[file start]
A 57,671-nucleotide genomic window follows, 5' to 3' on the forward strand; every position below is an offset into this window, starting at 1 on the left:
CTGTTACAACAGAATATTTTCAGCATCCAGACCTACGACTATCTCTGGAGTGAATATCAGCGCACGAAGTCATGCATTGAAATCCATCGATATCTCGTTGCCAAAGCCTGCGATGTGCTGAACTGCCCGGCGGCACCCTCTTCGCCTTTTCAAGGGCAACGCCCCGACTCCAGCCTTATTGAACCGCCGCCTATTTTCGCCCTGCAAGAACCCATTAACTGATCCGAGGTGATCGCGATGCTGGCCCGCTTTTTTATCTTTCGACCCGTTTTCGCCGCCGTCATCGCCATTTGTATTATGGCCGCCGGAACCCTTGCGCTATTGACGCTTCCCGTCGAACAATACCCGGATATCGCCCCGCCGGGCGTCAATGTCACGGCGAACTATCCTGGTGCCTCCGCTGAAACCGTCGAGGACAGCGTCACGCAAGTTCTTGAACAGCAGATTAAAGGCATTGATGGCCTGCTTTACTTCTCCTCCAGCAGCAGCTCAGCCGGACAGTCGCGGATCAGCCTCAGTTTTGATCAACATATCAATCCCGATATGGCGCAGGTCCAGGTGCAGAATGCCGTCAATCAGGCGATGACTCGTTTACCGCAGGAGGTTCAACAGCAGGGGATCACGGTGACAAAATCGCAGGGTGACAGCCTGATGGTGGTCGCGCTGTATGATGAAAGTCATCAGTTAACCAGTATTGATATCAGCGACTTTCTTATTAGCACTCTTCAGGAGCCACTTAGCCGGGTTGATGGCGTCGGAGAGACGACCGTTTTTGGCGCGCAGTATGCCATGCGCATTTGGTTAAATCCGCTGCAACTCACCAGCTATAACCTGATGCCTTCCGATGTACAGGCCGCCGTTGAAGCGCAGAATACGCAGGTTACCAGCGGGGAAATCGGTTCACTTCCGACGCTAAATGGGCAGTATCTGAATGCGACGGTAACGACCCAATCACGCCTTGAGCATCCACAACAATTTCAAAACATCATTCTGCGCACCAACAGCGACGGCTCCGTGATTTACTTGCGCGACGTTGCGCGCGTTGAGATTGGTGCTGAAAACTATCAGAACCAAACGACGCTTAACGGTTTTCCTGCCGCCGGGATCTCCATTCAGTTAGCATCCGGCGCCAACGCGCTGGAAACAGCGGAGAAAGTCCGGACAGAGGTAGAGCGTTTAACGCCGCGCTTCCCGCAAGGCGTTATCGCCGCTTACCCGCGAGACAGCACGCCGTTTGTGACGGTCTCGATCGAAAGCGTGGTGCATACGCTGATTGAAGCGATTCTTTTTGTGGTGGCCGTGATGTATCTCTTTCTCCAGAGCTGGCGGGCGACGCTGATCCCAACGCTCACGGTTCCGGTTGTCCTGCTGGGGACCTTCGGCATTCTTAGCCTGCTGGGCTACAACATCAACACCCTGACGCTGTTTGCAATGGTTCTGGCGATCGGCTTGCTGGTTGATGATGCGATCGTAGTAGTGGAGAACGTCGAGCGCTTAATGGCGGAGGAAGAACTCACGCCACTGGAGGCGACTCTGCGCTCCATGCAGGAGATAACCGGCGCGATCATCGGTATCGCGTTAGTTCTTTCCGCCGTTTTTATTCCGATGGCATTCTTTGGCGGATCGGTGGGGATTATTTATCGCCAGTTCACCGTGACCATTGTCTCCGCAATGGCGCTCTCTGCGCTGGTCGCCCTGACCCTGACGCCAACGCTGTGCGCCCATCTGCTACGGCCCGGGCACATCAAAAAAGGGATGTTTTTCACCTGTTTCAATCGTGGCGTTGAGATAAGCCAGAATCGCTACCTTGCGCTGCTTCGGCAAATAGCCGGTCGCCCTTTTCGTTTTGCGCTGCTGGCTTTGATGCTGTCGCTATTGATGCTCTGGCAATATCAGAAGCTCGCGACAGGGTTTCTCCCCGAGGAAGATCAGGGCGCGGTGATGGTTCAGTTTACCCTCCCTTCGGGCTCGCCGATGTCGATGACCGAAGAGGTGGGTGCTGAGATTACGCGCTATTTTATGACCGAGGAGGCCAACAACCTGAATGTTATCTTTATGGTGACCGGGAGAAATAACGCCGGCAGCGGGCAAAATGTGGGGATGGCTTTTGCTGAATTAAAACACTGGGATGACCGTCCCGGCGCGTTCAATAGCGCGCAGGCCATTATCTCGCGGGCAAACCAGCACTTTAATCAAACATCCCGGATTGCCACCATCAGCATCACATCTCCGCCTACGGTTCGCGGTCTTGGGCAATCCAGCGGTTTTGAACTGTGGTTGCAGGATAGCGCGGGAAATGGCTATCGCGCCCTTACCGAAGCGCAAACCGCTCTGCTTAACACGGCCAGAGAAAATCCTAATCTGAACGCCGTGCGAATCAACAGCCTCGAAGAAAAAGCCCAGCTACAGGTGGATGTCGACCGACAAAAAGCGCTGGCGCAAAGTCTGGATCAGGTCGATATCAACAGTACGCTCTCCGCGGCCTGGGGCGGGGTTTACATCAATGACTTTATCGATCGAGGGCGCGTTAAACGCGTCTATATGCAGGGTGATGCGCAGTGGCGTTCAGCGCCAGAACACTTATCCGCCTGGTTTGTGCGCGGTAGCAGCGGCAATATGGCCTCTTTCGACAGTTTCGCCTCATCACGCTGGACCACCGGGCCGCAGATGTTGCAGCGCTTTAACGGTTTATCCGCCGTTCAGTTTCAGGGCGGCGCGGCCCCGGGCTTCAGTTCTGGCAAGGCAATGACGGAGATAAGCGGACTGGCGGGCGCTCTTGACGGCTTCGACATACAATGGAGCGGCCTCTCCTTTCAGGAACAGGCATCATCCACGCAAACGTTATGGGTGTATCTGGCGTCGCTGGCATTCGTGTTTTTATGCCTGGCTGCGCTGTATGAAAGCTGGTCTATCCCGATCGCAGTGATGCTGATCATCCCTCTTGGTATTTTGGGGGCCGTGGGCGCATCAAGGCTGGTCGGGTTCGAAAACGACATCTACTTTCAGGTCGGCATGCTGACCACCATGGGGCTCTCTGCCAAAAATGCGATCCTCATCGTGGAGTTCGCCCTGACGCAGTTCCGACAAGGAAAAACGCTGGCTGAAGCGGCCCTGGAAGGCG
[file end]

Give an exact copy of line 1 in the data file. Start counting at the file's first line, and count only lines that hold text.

A 57,671-nucleotide genomic window follows, 5' to 3' on the forward strand; every position below is an offset into this window, starting at 1 on the left: